sacred war. >> we should be very worried about this. north korea is getting comfortable with being a state that makes nuclear threats, and we better get used to it. >> reporter: all this just days after the secretary of state and defense secretary visited the korean demilitarized zone announcing new sanctions aimed at the north's nuclear program and saying these military exercises are meant to send a clear signal. >> we have seen nothing that gives us any reason to believe that north korea is ready to end its provocative, belligerent behaviors. >> reporter: threats from the north are nothing new but take on more meaning after march's sinking of a south korean naval vessel killing 46 sailors, a sinking caused by a north korean torpedo according to the u.s. tonight the white house is not commenting on the latest north korean threat, but that doesn't mean these exercises haven't created a war of words. >> there will be physical response. >> reporter: that statement from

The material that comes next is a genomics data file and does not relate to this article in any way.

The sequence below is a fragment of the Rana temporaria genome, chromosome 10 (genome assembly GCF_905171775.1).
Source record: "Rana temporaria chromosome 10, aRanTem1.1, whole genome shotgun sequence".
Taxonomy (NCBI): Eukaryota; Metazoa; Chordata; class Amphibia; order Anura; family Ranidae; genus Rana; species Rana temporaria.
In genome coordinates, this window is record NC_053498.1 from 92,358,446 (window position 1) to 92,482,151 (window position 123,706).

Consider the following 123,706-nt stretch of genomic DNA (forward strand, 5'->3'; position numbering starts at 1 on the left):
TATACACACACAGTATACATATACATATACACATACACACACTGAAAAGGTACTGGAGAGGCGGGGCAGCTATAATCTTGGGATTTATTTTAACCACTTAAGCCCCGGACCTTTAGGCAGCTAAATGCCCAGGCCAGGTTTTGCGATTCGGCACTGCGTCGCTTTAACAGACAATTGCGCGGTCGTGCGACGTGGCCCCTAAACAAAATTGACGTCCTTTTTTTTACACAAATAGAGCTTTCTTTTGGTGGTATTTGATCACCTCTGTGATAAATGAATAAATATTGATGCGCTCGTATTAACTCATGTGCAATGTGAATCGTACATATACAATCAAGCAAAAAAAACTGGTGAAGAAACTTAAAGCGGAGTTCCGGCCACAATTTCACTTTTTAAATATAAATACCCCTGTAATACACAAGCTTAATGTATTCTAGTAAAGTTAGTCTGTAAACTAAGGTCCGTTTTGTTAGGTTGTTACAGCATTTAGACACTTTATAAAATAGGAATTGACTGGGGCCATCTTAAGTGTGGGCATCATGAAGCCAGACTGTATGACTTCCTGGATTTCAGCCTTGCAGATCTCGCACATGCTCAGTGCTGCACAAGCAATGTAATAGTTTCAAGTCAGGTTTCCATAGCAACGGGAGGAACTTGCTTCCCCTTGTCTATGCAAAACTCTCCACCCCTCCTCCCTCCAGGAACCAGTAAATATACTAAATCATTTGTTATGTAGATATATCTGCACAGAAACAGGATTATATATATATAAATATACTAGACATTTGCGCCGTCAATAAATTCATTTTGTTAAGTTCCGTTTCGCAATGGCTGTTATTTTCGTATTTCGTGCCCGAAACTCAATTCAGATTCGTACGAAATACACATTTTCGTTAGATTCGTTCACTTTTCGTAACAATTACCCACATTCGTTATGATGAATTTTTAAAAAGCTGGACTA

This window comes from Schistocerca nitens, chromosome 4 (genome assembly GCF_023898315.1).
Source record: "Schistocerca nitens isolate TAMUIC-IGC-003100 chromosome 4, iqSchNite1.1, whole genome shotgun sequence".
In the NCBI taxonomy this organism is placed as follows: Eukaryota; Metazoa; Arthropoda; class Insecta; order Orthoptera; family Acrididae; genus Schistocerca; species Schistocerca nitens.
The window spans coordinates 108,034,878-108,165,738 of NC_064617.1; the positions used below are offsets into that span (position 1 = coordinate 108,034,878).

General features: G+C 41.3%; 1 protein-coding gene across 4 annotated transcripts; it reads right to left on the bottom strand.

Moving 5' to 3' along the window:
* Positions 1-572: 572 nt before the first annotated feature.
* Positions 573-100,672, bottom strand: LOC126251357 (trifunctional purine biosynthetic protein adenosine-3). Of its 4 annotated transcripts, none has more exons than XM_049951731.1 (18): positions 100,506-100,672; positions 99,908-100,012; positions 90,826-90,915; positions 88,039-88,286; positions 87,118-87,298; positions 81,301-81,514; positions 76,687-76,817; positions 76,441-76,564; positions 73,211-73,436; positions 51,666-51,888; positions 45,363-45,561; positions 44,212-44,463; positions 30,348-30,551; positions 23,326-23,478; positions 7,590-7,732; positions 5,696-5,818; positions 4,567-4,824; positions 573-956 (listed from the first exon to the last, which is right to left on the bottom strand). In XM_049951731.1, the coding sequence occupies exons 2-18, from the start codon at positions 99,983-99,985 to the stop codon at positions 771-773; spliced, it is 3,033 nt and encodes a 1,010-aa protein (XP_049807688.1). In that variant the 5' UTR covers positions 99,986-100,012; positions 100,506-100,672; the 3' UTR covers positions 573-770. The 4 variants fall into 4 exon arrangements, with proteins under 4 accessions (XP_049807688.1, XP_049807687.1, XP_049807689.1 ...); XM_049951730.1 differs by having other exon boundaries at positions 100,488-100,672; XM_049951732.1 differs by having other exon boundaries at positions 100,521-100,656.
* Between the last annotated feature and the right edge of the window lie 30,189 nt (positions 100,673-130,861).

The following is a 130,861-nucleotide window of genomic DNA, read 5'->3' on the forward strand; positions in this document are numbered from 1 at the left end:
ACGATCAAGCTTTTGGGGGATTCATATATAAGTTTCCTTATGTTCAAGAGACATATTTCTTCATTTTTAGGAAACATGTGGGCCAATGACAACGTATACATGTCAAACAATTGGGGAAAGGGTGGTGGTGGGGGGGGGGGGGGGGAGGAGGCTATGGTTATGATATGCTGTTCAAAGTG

a north korean spokesman answered by the defense secretary. >> taking steps that further strengthen deterrents and also demonstrate our determination not to be intimidated. >> reporter: 8,000 troops, 20 ships and 200 aircraft start sending that message tonight. david kerley, abc news, washington. we turn next to politics and a new battle breaking out in washington. this one over tax cuts enacted under former president george w. bush. president obama wants to let the tax cuts expire at the end of the year for individuals earning more than $200,000 and for couples earning more than $250,000. republicans are fighting back, and so we bring in jake tapper, host of abc's "this week." jake, you spoke to treasury secretary tim geithner about these cuts. >> reporter: that's right, and republicans and even some moderate democrats are promising a fight over these tax cuts, but secretary geithner says the administration is going to fight back. >> i think that's the